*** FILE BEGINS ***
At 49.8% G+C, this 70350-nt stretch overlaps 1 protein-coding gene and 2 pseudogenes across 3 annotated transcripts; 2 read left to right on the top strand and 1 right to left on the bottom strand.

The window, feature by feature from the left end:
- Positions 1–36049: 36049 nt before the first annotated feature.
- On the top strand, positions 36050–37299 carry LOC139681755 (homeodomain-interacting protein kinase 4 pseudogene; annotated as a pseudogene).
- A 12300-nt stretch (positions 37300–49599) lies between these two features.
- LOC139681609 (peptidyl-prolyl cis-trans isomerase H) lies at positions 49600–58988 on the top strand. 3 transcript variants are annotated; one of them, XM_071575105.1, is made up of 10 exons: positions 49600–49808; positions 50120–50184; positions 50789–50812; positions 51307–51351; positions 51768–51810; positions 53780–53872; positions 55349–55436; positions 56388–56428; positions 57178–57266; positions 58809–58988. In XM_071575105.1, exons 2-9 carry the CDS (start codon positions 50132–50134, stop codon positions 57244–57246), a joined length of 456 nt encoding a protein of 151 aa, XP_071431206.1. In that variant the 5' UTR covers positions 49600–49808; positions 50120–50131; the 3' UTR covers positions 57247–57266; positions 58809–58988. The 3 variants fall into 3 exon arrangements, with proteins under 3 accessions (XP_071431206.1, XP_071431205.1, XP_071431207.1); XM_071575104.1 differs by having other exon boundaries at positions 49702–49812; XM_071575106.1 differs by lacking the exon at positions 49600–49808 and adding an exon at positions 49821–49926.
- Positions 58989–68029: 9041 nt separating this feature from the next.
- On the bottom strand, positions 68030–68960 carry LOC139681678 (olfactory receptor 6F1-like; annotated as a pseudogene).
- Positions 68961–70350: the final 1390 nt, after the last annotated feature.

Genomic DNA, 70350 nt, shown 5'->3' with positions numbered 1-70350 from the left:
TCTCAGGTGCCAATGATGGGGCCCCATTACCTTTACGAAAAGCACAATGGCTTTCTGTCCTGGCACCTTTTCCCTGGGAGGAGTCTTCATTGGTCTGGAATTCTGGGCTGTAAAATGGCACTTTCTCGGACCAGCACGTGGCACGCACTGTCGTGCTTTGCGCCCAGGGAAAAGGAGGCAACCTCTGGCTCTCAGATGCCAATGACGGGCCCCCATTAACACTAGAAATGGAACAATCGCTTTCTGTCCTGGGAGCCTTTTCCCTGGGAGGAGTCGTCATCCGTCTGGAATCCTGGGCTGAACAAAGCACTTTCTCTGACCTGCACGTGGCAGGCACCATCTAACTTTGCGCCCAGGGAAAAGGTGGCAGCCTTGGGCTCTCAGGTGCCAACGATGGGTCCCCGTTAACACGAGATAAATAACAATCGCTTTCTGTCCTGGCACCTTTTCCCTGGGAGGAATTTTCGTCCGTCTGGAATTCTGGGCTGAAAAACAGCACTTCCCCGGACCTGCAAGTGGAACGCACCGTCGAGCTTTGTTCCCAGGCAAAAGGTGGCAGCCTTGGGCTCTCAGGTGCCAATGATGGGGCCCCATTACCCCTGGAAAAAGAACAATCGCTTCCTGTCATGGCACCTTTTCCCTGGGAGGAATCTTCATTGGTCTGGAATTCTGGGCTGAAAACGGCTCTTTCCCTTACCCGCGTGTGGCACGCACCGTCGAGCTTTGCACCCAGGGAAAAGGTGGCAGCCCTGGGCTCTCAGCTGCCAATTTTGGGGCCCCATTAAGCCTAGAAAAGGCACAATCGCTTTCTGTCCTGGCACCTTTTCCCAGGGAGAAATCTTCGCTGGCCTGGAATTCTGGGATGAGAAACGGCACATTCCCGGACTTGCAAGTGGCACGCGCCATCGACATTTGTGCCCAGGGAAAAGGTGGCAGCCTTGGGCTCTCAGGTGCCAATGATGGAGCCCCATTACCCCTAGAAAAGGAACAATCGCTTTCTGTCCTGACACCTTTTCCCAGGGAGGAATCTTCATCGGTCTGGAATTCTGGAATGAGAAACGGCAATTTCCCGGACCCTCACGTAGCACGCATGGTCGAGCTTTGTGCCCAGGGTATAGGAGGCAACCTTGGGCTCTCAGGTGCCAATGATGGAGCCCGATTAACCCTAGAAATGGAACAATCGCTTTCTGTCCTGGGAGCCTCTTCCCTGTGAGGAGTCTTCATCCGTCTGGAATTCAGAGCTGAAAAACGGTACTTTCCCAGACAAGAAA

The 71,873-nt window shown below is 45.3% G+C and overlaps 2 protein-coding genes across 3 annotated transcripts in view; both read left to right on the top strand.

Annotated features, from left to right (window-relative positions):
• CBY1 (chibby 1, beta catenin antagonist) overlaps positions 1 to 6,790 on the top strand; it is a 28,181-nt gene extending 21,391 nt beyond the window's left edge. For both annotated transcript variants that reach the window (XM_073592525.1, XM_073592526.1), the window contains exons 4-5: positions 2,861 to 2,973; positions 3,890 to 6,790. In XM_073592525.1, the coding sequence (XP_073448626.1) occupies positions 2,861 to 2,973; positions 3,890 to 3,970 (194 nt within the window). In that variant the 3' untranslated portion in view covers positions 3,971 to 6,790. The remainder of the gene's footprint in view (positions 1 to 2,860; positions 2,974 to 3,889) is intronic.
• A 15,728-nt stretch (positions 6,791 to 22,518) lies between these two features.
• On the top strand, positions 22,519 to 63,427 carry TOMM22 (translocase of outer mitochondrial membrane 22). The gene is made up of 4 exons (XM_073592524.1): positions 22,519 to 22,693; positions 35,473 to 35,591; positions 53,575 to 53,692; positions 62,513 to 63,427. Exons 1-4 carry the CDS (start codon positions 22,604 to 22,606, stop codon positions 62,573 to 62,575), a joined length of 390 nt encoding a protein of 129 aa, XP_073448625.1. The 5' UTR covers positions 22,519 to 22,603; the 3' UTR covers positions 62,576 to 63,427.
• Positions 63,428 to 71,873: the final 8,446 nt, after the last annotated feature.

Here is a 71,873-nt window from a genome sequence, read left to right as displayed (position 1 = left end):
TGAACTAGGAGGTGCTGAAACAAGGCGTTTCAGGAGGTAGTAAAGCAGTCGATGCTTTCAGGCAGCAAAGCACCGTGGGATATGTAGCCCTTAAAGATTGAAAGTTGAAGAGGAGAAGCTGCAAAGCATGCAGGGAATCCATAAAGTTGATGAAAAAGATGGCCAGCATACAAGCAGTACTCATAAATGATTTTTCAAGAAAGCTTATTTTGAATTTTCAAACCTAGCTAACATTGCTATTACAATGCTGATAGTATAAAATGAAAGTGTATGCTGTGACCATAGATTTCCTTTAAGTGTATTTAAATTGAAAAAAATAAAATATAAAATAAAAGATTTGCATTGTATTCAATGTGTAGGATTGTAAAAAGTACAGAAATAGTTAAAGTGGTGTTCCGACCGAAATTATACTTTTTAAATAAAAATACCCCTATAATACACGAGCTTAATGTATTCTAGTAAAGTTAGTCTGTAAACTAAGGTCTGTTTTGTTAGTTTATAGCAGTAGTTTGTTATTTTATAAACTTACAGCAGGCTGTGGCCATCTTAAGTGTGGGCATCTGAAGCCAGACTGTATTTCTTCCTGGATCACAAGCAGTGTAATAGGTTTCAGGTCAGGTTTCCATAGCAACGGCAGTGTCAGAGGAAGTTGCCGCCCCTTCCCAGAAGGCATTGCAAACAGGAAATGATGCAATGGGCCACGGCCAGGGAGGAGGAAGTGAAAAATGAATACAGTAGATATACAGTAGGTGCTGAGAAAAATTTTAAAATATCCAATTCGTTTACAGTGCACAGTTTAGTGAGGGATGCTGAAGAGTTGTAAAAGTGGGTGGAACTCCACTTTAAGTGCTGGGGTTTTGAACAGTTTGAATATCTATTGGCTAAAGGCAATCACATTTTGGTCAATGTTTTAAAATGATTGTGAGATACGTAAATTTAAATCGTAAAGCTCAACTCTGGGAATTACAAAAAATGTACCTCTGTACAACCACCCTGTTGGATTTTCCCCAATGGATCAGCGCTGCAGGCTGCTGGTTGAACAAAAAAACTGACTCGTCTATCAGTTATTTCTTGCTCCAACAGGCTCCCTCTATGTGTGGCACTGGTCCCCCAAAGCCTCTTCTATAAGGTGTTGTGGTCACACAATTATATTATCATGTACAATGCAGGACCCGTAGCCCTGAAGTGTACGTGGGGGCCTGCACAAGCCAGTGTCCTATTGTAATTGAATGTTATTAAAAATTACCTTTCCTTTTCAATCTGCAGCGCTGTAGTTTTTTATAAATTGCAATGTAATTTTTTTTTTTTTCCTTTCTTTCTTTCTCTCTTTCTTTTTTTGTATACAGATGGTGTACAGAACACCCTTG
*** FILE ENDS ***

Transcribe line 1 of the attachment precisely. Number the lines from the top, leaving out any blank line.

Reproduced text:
At 49.8% G+C, this 70350-nt stretch overlaps 1 protein-coding gene and 2 pseudogenes across 3 annotated transcripts; 2 read left to right on the top strand and 1 right to left on the bottom strand.